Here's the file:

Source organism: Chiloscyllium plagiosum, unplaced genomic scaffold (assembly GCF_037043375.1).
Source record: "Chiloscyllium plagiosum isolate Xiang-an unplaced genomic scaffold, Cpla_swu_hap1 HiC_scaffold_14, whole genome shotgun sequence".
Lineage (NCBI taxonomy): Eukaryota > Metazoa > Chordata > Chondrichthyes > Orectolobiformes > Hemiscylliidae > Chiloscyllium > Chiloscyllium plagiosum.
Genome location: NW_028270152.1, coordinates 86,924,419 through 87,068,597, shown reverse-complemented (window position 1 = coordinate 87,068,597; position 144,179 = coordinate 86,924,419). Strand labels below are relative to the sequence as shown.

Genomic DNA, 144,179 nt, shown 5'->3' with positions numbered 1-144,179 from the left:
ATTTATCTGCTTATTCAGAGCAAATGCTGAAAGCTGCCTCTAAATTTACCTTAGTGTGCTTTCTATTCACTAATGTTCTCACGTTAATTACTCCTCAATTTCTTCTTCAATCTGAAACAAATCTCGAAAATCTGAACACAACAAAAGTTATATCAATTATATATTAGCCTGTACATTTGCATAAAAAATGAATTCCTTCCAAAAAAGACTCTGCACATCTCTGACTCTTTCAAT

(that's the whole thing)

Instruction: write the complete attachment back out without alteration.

Source organism: Chiloscyllium plagiosum, unplaced genomic scaffold (assembly GCF_037043375.1).
Source record: "Chiloscyllium plagiosum isolate Xiang-an unplaced genomic scaffold, Cpla_swu_hap1 HiC_scaffold_14, whole genome shotgun sequence".
Lineage (NCBI taxonomy): Eukaryota > Metazoa > Chordata > Chondrichthyes > Orectolobiformes > Hemiscylliidae > Chiloscyllium > Chiloscyllium plagiosum.
Genome location: NW_028270152.1, coordinates 86,924,419 through 87,068,597, shown reverse-complemented (window position 1 = coordinate 87,068,597; position 144,179 = coordinate 86,924,419). Strand labels below are relative to the sequence as shown.

Genomic DNA, 144,179 nt, shown 5'->3' with positions numbered 1-144,179 from the left:
ATTTATCTGCTTATTCAGAGCAAATGCTGAAAGCTGCCTCTAAATTTACCTTAGTGTGCTTTCTATTCACTAATGTTCTCACGTTAATTACTCCTCAATTTCTTCTTCAATCTGAAACAAATCTCGAAAATCTGAACACAACAAAAGTTATATCAATTATATATTAGCCTGTACATTTGCATAAAAAATGAATTCCTTCCAAAAAAGACTCTGCACATCTCTGACTCTTTCAAT